5 Secrets For a Shiny Sink
Sinks in kitchens and bathrooms alike can too easily become unsightly over time, as food particles and blotches of tea, coffee or juice build up in the kitchen sink while toothpaste blobs and makeup spills – among possibly many other things – accumulate in the bathroom sink.
Hence, you should not only wipe down a sink with a damp cloth or a cleaning wipe daily but also undertake a deeper clean of that sink roughly once a week – following these tips along the way...
Consider what material the sink is made from
You should avoid using abrasive cleaners or scouring pads on a ceramic or porcelain sink, as you could otherwise risk scratching the surface, Better Homes & Gardens warns.
If your sink comprises natural stone, it’d be wise to clean it using just a mild dish detergent and water. You should do likewise with a metal sink, such as a stainless steel, copper or bronze one, and clean it only gently – lest you potentially scratch the material by accident.
Let the cleaning water itself do the work
One reliable hack for thoroughly cleaning a sink involves filling it with a few inches of hot water before adding either some dish detergent or a cup or two of white vinegar.
Leave that water sitting for at least ten minutes and then drain the sink. Subsequently, you could use a dry cloth to wipe off the sink and any water left on it. Vinegar’s acidity enables it to easily cut through lime deposits and soap scum.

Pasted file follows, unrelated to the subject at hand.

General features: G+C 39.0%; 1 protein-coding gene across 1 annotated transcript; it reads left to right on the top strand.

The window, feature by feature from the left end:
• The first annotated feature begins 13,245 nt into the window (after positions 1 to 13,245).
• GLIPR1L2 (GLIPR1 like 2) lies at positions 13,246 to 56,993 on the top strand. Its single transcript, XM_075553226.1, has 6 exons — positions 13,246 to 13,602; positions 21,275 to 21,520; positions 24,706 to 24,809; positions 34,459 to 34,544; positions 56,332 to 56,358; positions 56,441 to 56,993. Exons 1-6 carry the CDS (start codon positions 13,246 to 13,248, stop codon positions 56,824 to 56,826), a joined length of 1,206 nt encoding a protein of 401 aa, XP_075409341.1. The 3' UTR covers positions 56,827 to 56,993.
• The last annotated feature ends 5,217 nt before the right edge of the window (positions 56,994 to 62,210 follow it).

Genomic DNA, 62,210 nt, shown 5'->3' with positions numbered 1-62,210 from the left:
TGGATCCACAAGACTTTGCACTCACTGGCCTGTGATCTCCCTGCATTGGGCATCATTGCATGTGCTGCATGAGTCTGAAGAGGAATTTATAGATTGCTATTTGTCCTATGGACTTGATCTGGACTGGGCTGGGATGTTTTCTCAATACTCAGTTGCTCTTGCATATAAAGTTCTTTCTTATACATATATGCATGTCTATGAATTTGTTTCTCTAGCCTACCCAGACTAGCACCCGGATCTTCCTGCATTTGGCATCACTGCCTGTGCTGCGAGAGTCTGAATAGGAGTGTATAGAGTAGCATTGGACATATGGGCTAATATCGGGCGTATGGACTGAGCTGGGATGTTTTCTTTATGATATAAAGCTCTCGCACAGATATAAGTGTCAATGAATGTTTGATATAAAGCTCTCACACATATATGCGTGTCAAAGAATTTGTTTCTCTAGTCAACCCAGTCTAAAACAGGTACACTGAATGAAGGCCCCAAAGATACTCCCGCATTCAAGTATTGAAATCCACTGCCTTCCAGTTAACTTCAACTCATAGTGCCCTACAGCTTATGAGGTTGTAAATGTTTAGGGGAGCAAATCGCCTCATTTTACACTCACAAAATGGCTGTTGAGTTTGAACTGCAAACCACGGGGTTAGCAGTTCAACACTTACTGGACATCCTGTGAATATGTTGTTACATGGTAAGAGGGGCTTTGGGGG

Scrub your basin to remove anything still left there
The TikTok-based cleaning influencer Jade Saine advises, as noted by the Express, that you mix baking soda and washing-up liquid together to form a paste. With a paintbrush, you can then apply this paste all over the sink before letting the smeared substance rest for ten minutes.
You should then scrub away this mixture with a damp sponge, like one of our super-absorbent sponge blocks, before washing any remains right down the plughole.
Pay special attention to the sink drain
Food particles and other debris can easily accumulate here, rendering the drain ineffective. That’s why you should set aside time to remove the drain stopper, rid it of any debris clinging there and then rinse the stopper before putting it back where it was.
Doing this can help you to ward off the emergence of unpleasant smells, as these would originate from the increasing growth of bacteria left untouched in the drain.
If water drains slowly, act to unblock the sink
If the water level in your sink only goes down slowly when you are attempting to drain it, the likeliest culprit is something having congealed in the pipes, hindering the easy flow of water through them.
This build-up can also trap food debris, worsening the problem. Therefore, before you end up with a total blockage, you should remove the stopper and, by dangling the end of a wire hanger down those pipes, dislodge as much of the clog in them as possible.